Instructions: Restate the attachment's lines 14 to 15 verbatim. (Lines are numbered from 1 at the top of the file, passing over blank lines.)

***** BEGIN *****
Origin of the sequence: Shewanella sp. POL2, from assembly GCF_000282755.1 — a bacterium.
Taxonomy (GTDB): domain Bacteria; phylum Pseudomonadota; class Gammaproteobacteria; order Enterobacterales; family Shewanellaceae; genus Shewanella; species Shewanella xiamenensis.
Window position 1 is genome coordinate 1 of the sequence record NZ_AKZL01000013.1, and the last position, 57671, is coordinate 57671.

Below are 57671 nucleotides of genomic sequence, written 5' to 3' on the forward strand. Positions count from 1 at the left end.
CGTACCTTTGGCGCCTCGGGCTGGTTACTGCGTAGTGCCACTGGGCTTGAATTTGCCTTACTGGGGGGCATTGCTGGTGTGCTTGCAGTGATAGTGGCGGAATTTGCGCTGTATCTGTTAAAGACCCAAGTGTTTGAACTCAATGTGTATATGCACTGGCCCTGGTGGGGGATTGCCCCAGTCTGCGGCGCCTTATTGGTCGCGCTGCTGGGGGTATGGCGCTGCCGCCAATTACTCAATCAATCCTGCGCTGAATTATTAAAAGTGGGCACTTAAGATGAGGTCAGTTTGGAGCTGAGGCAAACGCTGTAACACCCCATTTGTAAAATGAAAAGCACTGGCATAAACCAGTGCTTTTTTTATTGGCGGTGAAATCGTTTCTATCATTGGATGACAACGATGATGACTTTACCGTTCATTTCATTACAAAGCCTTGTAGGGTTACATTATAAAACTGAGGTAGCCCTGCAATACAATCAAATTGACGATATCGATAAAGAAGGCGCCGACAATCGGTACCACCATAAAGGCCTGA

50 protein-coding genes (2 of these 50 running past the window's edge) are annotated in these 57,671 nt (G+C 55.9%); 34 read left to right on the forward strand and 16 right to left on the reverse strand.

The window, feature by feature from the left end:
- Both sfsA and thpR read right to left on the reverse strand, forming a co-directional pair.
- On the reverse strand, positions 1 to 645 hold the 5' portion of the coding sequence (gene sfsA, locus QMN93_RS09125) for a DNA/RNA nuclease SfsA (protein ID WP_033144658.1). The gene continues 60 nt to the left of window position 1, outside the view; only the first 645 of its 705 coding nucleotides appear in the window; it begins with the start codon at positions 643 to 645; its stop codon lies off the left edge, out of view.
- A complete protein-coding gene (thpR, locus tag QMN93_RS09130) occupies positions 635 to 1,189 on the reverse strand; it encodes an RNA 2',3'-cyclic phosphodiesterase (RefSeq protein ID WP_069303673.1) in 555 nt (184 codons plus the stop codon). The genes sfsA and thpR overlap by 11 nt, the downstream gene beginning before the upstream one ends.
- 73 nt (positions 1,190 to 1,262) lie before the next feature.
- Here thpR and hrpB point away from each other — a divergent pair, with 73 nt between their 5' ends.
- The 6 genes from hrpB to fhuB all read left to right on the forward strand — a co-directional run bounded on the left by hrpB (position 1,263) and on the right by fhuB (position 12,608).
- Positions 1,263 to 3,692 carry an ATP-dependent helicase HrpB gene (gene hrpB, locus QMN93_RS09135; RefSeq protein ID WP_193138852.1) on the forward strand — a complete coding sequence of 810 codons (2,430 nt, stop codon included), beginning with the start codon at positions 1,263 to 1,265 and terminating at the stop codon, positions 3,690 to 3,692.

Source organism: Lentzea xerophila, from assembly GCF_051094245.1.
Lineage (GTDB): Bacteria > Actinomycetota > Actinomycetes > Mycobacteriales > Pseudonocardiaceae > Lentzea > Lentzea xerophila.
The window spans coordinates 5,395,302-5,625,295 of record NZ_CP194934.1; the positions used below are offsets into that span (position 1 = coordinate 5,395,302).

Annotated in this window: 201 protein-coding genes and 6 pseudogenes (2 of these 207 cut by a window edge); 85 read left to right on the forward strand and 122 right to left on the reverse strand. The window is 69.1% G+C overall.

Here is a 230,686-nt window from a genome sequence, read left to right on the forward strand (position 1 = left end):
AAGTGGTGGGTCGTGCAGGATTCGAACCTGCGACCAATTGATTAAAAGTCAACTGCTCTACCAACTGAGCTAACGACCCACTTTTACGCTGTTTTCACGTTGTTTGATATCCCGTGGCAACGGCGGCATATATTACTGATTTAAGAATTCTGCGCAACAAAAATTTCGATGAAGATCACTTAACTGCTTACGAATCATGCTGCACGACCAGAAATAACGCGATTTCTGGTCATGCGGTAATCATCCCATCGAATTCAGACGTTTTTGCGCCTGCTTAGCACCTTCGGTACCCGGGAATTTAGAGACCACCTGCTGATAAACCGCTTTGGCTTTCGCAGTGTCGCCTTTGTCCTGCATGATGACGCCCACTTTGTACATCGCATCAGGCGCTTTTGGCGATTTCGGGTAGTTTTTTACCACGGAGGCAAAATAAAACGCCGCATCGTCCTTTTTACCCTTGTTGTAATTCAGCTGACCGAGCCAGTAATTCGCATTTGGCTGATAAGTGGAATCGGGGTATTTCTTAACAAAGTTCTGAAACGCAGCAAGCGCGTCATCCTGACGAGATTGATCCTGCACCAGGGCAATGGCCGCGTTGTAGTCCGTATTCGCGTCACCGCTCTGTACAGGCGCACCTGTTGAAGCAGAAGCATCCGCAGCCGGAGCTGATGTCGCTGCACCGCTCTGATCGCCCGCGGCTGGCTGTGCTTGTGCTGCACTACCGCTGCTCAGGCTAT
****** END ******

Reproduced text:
- Positions 1,263 to 3,692 carry an ATP-dependent helicase HrpB gene (gene hrpB, locus QMN93_RS09135; RefSeq protein ID WP_193138852.1) on the forward strand — a complete coding sequence of 810 codons (2,430 nt, stop codon included), beginning with the start codon at positions 1,263 to 1,265 and terminating at the stop codon, positions 3,690 to 3,692.

Source organism: Lentzea xerophila, from assembly GCF_051094245.1.